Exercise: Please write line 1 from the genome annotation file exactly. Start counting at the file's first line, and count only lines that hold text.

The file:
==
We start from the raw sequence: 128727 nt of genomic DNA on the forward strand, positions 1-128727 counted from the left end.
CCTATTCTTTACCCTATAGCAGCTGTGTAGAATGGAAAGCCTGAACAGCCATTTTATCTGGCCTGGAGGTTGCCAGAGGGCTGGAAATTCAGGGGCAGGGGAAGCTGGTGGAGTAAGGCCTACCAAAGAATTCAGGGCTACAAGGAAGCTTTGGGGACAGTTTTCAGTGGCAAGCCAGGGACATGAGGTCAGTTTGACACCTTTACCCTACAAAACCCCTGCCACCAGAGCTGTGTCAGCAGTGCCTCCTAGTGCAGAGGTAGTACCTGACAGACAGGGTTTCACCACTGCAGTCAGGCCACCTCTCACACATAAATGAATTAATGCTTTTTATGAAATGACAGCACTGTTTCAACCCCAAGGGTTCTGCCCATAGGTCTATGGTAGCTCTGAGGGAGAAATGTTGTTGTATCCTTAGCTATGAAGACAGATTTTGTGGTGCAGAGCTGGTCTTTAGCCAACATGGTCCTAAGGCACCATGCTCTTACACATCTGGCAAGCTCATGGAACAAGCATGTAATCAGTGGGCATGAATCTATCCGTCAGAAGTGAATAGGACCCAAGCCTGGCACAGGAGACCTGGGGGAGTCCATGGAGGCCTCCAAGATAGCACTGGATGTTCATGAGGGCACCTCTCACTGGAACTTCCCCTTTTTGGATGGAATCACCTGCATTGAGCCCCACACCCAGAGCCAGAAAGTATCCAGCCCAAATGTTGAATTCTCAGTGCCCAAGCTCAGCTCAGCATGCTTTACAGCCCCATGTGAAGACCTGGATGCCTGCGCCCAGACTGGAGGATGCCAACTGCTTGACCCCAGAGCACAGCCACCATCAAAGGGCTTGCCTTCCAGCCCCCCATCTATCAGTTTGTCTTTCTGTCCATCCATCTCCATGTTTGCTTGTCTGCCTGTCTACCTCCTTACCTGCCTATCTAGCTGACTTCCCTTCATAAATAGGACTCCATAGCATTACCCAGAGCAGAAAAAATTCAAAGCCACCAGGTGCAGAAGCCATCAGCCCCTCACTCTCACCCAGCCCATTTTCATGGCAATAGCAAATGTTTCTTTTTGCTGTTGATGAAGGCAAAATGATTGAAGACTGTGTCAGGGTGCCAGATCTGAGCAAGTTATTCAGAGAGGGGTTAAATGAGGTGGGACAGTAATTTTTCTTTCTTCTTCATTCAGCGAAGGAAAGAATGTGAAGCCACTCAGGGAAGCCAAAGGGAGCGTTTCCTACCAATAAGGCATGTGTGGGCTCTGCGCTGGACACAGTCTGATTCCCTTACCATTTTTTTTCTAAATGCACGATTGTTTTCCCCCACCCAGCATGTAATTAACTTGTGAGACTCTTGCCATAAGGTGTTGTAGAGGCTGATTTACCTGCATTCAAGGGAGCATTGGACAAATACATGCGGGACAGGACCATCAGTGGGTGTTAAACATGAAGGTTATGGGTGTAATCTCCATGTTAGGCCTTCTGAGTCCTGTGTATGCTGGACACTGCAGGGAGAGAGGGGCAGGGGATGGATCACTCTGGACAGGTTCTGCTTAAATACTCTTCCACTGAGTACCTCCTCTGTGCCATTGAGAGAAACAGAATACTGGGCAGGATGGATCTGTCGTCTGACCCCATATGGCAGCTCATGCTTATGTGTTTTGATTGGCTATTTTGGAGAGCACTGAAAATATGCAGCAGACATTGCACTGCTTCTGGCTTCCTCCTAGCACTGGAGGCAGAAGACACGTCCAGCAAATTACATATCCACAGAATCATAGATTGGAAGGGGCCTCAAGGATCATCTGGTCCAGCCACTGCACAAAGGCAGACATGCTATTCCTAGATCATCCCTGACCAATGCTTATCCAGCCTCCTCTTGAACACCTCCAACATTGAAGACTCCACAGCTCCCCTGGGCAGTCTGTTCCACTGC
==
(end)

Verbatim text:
We start from the raw sequence: 128727 nt of genomic DNA on the forward strand, positions 1-128727 counted from the left end.